Imagining an offense that uses Bryant in rotation with Watkins and rookie Mecole Hardman invokes images of a force worthy to derail the Patriots, much like the Ravens did in Week 9, albeit in a different fashion. If the Chiefs can view this as a fit (and it is, if welded correctly), they'd get the added bonus of keeping Bryant out of the hands of the very Patriots we're discussing here. Otherwise, they find themselves trying to stop him in the playoffs, and with Brady throwing him darts.
It's also key to note how Reid sure does love former Cowboys as of late, and while cornerback Orlando Scandrick is no longer on the roster, linebackers Anthony Hitchens and Damien Wilson are -- both having spent multiple seasons with Bryant in Dallas.
Like Beasley in Buffalo, it's not hard to assume they'd try to woo him to Kansas City, a place not far from Texas.
Long Shot: Dallas Cowboys
"So you're saying there's a chance?"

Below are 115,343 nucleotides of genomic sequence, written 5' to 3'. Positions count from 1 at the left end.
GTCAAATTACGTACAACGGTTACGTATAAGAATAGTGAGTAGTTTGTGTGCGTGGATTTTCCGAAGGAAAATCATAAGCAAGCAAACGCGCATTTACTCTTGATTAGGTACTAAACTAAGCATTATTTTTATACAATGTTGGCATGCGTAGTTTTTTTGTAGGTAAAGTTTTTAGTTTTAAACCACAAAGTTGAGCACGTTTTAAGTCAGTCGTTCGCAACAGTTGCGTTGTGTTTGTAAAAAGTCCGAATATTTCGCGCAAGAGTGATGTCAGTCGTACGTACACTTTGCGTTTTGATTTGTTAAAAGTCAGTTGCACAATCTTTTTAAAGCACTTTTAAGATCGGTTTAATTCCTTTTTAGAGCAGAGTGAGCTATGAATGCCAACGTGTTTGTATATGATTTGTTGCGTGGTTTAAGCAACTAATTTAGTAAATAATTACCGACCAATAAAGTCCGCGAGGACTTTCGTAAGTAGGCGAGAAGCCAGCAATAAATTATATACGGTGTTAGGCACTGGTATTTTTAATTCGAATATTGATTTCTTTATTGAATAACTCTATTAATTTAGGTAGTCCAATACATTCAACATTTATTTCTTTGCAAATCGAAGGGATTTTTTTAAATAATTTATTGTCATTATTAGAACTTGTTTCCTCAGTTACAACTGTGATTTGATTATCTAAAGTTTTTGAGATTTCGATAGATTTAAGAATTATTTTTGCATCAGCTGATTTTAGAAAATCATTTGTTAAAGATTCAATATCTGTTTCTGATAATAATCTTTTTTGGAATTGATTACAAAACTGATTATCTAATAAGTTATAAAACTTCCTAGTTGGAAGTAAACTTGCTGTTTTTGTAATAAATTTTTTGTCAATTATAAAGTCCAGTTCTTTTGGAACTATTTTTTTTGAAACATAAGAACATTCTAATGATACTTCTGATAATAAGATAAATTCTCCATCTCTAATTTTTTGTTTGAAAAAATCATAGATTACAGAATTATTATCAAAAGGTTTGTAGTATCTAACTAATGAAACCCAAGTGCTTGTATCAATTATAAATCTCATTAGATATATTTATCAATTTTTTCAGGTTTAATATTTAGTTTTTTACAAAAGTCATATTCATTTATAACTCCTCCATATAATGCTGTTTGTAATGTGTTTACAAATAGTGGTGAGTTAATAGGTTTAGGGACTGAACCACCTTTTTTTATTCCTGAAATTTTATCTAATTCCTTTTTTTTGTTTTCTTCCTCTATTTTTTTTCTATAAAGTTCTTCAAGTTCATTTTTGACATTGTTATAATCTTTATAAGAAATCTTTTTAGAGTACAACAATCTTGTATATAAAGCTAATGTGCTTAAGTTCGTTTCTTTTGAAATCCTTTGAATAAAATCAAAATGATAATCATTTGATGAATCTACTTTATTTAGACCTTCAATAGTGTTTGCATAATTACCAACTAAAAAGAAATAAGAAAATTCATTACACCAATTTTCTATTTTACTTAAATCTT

Yes, there's a chance, but this is a tough one to reconcile for both parties. Bryant feels he showed unbridled loyalty to the organization in his tenure, and it's well-known how much the team invested in helping to keep him upright after selecting him with a 24th-overall pick, but the divorce in 2018 was so toxic that any talk of a possible reunion requires a HAZMAT suit. In Bryant's dismay over the release -- one which he says owner Jerry Jones was against, but eventually convinced to sign off on -- the team's all-time leader in receiving touchdowns labeled an unspecified group of "Garrett's Guys" as part of the reason he was sent packing, an obvious shot fired at head coach Jason Garrett and those who seemingly toed his line.